The New Age of Theatre: What Do We Need to Do to Accommodate?

Ed Ramsey

Recent debate about a production of Albee's 'Who's Afraid of Virginia Woolf?', in which the Albee estate withheld production rights due to the fact that a black actor was cast in the role of Nick, is just another of many examples which in my opinion prove that we need to accept certain things and move on.

Much of 20th century American theatre is and probably has to be this specific about casting choices because of its tackling of race and social dynamics which in that period of time, always in some way linked with race issues. No matter how irritating it is that there are plays of the past which just might not allow for our now far more open minded approach to casting, it cannot be denied. But here might be a good point for me to explore my own writing style and talk about a specific aspect of it which I believe offers a solution to this problem. I didn't invent this myself, I take inspiration in this idea from playwrights like Beckett and more recently Sarah Kane, as well as a decent amount of expressionistic theatre. 

Effectively, we are in a new age of Theatre casting: and we need to write more appropriately for it. 

I start my writing of plays in different ways. Sometimes I begin with a story, other times the message, sometimes I begin with a monologue and build from there. But I find myself increasingly rarely deciding on character biographies really anywhere during the writing process. What I mean by this essentially is, that I am fascinated with the idea that the only things we know about the character, should be the things they say, and that other characters say about them. I find this reminiscent of when we weren't surrounded by social media and offers a means to listen for real again- for the eventual audience, yes, but also the director themselves. And I also think that this approach has more honesty to it. 

The brilliant side effect of this manner of character writing has also meant that someone of any race could play most of my characters and in one play literally anyone no matter the gender, sex, race, sexuality, or even age, could actually play certain characters. This style helps free us from these cases of conflict surrounding casting decisions. It's wonderful that directors want to cast more diversely, but often with some already written plays, they can't. This style guarantees that freedom, and I personally find that exciting. 

What I find even more exciting though, which is why I hesitate to give some of my characters names, is the opportunity as an actor and writer to explore a character and personality without ever knowing their name. Stanislavski would have had it differently I know, but as both an actor and writer, I'm far more interested in what the character says, does, loves, hates, believes, what he or she has experienced: the meaningful stuff; than I am in the trivial things such as names, what they wear or eat, age, and all that, which is often circumstantial and very rarely tells us a huge amount about the character. Obviously costume design for instance can give us glimpses into the character's lifestyle, but from there that information has little meaning because what we don't know is how much of that lifestyle the character really wants, how much of it they'd change if they had the opportunity, and other such concepts which would affect their personality more than their lifestyle would.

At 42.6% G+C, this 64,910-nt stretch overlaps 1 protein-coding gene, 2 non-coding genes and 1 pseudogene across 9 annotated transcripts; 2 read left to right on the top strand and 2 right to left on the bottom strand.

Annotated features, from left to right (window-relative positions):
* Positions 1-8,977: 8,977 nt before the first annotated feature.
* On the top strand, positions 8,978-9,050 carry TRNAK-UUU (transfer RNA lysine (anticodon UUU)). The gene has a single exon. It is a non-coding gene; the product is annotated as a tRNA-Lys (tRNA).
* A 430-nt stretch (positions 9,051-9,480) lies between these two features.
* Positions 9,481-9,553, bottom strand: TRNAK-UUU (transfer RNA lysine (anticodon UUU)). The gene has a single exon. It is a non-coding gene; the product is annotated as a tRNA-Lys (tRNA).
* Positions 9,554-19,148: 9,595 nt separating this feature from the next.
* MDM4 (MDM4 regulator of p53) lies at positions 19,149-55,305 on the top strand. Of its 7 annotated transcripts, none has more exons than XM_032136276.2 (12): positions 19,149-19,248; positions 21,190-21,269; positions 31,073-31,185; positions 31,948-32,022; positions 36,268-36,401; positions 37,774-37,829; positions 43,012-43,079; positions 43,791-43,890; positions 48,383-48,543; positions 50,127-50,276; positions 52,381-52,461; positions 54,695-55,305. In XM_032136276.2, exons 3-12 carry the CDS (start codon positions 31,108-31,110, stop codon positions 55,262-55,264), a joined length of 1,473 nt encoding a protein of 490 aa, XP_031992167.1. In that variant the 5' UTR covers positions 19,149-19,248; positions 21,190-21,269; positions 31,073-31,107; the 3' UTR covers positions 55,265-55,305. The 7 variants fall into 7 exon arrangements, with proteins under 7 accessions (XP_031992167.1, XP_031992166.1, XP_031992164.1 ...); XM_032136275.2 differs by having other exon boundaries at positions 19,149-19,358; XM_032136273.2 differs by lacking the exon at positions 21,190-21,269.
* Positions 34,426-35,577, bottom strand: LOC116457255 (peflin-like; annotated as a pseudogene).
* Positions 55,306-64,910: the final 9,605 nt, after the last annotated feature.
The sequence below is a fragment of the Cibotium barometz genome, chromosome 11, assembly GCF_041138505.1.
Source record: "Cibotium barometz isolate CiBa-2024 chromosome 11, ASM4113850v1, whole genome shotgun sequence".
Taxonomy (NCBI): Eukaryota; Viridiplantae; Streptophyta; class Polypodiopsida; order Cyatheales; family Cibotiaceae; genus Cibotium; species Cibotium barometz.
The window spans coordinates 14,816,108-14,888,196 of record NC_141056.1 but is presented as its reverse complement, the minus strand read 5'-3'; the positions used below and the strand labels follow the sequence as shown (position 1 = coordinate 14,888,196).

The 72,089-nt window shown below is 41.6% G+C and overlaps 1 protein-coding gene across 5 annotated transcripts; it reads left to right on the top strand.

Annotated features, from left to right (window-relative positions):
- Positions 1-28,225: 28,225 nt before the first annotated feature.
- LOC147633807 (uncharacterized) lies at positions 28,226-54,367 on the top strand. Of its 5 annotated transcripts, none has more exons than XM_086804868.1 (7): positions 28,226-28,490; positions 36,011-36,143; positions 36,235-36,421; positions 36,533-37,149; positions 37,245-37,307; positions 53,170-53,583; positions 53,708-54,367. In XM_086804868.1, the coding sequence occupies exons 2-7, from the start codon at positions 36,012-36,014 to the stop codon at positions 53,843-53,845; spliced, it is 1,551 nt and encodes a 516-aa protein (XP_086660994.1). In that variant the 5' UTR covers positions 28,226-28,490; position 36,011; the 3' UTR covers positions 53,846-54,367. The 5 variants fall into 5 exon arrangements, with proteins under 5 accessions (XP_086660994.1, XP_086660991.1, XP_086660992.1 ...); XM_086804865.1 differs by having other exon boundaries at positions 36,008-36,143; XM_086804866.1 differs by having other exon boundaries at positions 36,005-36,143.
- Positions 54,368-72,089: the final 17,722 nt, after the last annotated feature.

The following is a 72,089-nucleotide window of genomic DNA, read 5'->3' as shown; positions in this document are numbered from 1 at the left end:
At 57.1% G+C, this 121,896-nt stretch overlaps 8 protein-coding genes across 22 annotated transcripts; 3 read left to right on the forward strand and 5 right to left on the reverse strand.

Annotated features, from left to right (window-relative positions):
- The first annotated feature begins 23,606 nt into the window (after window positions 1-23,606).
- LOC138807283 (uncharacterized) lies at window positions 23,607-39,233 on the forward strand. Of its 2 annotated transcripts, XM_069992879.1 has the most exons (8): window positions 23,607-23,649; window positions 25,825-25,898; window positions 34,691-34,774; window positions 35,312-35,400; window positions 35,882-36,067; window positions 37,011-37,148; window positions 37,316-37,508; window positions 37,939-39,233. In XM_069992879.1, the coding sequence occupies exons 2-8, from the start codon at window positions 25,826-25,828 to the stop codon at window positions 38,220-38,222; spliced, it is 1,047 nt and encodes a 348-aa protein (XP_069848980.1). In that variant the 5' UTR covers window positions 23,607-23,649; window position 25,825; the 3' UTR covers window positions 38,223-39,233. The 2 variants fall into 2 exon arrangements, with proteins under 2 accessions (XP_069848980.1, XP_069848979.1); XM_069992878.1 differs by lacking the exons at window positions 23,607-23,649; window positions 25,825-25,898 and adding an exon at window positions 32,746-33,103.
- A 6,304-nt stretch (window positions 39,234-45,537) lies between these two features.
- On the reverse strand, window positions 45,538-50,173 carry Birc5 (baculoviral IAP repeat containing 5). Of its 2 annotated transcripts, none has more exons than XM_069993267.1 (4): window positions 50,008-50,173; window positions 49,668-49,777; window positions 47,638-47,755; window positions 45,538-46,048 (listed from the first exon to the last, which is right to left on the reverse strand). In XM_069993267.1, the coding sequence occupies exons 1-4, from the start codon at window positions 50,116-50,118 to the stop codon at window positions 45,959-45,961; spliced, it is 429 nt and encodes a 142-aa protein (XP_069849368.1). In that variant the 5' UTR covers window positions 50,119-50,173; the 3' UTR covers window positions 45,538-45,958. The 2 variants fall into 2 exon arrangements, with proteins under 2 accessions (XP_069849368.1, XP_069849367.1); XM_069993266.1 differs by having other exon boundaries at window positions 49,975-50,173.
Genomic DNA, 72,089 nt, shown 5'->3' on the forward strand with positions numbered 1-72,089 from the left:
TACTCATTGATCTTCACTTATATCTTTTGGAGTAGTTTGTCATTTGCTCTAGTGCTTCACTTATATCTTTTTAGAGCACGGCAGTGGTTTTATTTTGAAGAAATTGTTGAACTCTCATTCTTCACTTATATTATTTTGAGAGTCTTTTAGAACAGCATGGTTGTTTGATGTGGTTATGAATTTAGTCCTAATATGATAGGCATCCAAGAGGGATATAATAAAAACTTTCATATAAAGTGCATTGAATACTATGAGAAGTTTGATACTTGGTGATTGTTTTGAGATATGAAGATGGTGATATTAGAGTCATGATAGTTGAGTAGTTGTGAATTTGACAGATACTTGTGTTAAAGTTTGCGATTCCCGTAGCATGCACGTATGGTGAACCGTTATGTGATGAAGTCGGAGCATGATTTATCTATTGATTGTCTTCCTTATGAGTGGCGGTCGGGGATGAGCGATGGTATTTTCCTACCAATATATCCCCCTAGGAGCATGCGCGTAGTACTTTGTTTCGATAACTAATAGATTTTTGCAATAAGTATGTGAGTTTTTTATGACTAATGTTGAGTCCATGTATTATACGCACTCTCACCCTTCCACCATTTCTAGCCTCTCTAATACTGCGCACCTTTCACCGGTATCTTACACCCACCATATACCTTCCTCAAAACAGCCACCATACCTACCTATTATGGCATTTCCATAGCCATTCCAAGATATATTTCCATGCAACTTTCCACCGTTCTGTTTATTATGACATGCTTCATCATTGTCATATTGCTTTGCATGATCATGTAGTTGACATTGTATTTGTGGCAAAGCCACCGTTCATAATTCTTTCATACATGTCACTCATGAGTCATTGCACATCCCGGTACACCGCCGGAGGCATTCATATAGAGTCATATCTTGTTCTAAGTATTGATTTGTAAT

Now, I don't want to argue that everyone should write in this way. And I also didn't want to talk about my own work as long as I did, but I just thought it would be the easiest way for me to explain what I meant. Diversity is fantastic and is absolutely what we need right now: diversity in everything. So, writers should always be allowed and encouraged to write how, what and who they want, there should always be a diverse spectrum of the ways in which playwrights construct their work. I am merely offering an already established idea that I think needs to be more popular in playwriting. The debates can be too overwhelming sometimes. This is not an easy way out, but rather a style that finally accommodates the eagerness to cast with diversity.

Photo: DU Clarion